Jessica Leigh Hester is a former senior associate editor at CityLab, covering environment and culture. Her work also appears in the New Yorker, The Atlantic, New York Times, Modern Farmer, Village Voice, Slate, BBC, NPR, and other outlets.
How to foster a sense of community while tipsy.
For hapless urban pedestrians, St. Patrick’s Day is a foul-smelling purgatory—you’re straddling the line between one puke pile and another. It’s perhaps the ultimate test of observation and agility, calisthenics and calculus. Step just left enough to avoid that green-tinted puddle, but not so far that you wind up bumping into other pedestrians, or—oof—splashing into another puddle that you hadn’t noticed. It’s pretty gross out there.
Sure, of course, the holiday is an ode to day-drinking, salty foods, and questionable decision-making. But maybe it’s also an example of ways in which urbanites work to make a city teeming with strangers feel a little more familiar and welcoming.
I talked to Michelle F. Weinberger, a professor at Northwestern who studies the science of consumption. I wanted to know why otherwise self-respecting, rational people are so willing to wear goofy outfits and do outrageous things on St. Patrick’s Day. (Exhibit A: Last year, I saw a group in Manhattan stumbling along a bar crawl, and one guy projectile-vomited without breaking his stride.) Who would sign up for this, when you can drink—with less chance of getting puked on—any other day of the year? And why?
Weinberger says that rituals—like drinking ominously green-tinted beers—foster a sense of community that “helps to reinforce bonds between fellow celebrants.” Consumption—of food, drinks, or ambiguously-Irish cultural appropriation—“sits at the center of so many rituals, and is often the physical vehicle that connects us and brings us together,” she says.
It’s not hard to imagine why this might feel especially important in an urban environment that lends itself to anomie.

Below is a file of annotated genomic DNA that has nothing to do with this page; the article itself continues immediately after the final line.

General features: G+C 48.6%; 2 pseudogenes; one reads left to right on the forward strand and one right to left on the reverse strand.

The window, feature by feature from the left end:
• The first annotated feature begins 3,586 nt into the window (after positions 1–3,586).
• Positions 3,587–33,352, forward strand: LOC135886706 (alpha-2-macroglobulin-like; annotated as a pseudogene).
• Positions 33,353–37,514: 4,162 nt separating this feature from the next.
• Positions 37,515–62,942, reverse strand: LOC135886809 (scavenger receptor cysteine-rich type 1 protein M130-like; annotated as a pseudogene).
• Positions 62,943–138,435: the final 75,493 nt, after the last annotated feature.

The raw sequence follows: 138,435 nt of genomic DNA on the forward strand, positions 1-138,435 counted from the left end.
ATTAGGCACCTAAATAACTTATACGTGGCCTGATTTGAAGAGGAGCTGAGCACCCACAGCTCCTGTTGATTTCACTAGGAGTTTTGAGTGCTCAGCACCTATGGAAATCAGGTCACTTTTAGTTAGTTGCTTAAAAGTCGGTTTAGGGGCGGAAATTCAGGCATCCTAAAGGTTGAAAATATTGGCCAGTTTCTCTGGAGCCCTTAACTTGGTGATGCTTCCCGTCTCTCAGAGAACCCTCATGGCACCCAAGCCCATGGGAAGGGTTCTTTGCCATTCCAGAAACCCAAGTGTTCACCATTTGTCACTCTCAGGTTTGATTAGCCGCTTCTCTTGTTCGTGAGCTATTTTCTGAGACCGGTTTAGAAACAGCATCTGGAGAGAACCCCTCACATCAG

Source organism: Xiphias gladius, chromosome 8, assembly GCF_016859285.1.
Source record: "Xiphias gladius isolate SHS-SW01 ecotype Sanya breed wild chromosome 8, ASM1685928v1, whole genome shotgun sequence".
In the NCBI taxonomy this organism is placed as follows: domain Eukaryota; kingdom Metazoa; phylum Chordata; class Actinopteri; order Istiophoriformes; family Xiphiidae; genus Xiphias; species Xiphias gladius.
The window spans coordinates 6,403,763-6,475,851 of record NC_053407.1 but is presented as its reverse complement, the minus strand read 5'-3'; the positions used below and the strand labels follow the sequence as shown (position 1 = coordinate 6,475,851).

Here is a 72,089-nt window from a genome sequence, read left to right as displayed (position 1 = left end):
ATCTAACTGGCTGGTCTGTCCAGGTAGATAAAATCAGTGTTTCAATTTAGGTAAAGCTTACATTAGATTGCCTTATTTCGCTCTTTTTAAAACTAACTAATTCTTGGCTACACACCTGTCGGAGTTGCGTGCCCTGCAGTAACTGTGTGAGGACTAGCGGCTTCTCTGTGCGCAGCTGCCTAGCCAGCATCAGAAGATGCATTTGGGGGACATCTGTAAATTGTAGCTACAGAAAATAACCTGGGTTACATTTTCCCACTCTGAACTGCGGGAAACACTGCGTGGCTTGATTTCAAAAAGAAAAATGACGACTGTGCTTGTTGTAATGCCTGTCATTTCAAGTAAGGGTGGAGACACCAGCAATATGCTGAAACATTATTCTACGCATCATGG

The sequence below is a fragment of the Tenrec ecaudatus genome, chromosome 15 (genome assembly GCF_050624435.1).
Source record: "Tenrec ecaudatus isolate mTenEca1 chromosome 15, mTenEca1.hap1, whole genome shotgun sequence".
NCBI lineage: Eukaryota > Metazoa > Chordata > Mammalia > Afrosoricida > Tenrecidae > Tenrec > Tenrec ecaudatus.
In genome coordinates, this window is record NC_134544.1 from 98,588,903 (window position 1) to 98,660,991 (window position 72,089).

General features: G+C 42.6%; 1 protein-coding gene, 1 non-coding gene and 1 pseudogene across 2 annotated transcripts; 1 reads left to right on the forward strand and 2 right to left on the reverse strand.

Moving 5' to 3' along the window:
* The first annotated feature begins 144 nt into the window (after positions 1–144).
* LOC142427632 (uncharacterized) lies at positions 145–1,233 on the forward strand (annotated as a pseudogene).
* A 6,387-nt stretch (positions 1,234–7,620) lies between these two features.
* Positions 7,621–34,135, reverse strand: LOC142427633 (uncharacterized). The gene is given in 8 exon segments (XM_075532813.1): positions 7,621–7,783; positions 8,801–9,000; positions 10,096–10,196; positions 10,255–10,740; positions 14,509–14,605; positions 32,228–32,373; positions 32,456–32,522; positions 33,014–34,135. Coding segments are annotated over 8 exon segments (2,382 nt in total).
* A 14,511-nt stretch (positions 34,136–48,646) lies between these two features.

In a bustling place full of anonymous people with vastly different life experiences, social rituals offer a commonality to cling to. Perhaps that’s why people grope for opportunities to rally around customs, even if they’re cheesy, or constructed, or kind of disgusting.
Historically, that’s the role that New York City’s St. Patrick’s Day parade played, too. In the 1800s, Irish immigrants made up a significant share of the city’s population, but they were often lambasted and ostracized in the media and workforce. A recent piece in Atlas Obscura enumerated how the parade functioned as a declaration—a way in which immigrants proclaimed their legitimacy and affirmed their belonging in the community and as a group. One source said that the parades sought to answer the question, “How do we live our collective identity?” by insisting, “Hello! We’re here!”
These days, it’s safe to set aside any question as to the holiday’s claim to a kind of objective authenticity. Few would argue that all of the patrons flocking to America’s 40,000-plus bars, taverns, and pubs to throw back some beers are paying homage to their Irish ancestry. In the U.S., it’s a $4.6 billion holiday. Worldwide, drinkers consume 13 million pounds of Guinness; there’s a 70 percent uptick in cabbage shipments. Certainly, most of the hooligans wearing green t-shirts, woozy and wobbling on bar stools and benches, stamping their feet against sawdust-strewn floors, are reveling in a uniquely American celebration of an “old country” to which they lay no ancestral claim.
But everyone wants to feel like they belong.
The New York Department of Sanitation even has a fraternal society that borrows from Irish iconography. Established in 1938, the Emerald Society hosts breakfasts and parades throughout the year. Their logo is a clover bordered by a claddagh—two hands clasping a heart, a symbol that features prominently in Irish and Celtic jewelry—a symbol of fealty, loyalty, and friendship.
Those qualities feel good. As the writer Olivia Laing, author of The Lonely City, explained to my colleague Eillie Anzilotti, “you can be lonely anywhere, but there's a particular flavor to living in a city: one becomes so intensely aware of how richly populated other people's lives are.” It’s not so hard to imagine why someone would want to raise a glass to feeling a little more connected—even if they later puke all over the sidewalk.